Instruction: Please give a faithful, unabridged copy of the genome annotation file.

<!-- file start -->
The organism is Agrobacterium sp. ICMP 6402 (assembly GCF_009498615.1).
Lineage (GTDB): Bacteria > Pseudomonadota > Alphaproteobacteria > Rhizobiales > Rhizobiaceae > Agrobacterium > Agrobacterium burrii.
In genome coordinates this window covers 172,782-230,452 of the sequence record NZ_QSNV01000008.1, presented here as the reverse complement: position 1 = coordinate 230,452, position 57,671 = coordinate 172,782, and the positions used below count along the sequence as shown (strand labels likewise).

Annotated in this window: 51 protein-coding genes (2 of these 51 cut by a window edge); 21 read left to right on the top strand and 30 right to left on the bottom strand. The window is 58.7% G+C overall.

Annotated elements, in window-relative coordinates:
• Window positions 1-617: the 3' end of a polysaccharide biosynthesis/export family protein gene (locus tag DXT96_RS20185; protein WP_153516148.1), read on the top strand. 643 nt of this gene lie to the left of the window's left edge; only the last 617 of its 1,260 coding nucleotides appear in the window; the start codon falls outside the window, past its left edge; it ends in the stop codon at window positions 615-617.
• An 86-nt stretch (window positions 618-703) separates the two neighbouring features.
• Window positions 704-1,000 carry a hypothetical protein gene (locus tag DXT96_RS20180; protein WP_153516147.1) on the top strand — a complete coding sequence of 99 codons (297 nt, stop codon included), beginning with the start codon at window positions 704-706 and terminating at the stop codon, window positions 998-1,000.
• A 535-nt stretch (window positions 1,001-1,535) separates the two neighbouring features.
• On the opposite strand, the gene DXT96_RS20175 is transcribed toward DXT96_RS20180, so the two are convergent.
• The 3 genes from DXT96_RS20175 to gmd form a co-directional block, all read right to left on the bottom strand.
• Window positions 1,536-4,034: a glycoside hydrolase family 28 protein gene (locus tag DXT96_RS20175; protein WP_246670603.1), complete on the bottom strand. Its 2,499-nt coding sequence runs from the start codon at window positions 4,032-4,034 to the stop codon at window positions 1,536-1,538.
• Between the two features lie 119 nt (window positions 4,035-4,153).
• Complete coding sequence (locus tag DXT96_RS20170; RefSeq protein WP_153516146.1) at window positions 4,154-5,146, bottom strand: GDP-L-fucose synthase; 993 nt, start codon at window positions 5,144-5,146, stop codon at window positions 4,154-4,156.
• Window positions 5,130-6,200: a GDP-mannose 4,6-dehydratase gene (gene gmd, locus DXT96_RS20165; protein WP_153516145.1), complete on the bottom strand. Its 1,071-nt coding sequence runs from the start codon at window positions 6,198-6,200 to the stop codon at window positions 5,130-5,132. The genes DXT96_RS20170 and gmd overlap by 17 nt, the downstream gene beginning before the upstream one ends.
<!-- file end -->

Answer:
The organism is Agrobacterium sp. ICMP 6402 (assembly GCF_009498615.1).
Lineage (GTDB): Bacteria > Pseudomonadota > Alphaproteobacteria > Rhizobiales > Rhizobiaceae > Agrobacterium > Agrobacterium burrii.
In genome coordinates this window covers 172,782-230,452 of the sequence record NZ_QSNV01000008.1, presented here as the reverse complement: position 1 = coordinate 230,452, position 57,671 = coordinate 172,782, and the positions used below count along the sequence as shown (strand labels likewise).

Annotated in this window: 51 protein-coding genes (2 of these 51 cut by a window edge); 21 read left to right on the top strand and 30 right to left on the bottom strand. The window is 58.7% G+C overall.

Annotated elements, in window-relative coordinates:
• Window positions 1-617: the 3' end of a polysaccharide biosynthesis/export family protein gene (locus tag DXT96_RS20185; protein WP_153516148.1), read on the top strand. 643 nt of this gene lie to the left of the window's left edge; only the last 617 of its 1,260 coding nucleotides appear in the window; the start codon falls outside the window, past its left edge; it ends in the stop codon at window positions 615-617.
• An 86-nt stretch (window positions 618-703) separates the two neighbouring features.
• Window positions 704-1,000 carry a hypothetical protein gene (locus tag DXT96_RS20180; protein WP_153516147.1) on the top strand — a complete coding sequence of 99 codons (297 nt, stop codon included), beginning with the start codon at window positions 704-706 and terminating at the stop codon, window positions 998-1,000.
• A 535-nt stretch (window positions 1,001-1,535) separates the two neighbouring features.
• On the opposite strand, the gene DXT96_RS20175 is transcribed toward DXT96_RS20180, so the two are convergent.
• The 3 genes from DXT96_RS20175 to gmd form a co-directional block, all read right to left on the bottom strand.
• Window positions 1,536-4,034: a glycoside hydrolase family 28 protein gene (locus tag DXT96_RS20175; protein WP_246670603.1), complete on the bottom strand. Its 2,499-nt coding sequence runs from the start codon at window positions 4,032-4,034 to the stop codon at window positions 1,536-1,538.
• Between the two features lie 119 nt (window positions 4,035-4,153).
• Complete coding sequence (locus tag DXT96_RS20170; RefSeq protein WP_153516146.1) at window positions 4,154-5,146, bottom strand: GDP-L-fucose synthase; 993 nt, start codon at window positions 5,144-5,146, stop codon at window positions 4,154-4,156.
• Window positions 5,130-6,200: a GDP-mannose 4,6-dehydratase gene (gene gmd, locus DXT96_RS20165; protein WP_153516145.1), complete on the bottom strand. Its 1,071-nt coding sequence runs from the start codon at window positions 6,198-6,200 to the stop codon at window positions 5,130-5,132. The genes DXT96_RS20170 and gmd overlap by 17 nt, the downstream gene beginning before the upstream one ends.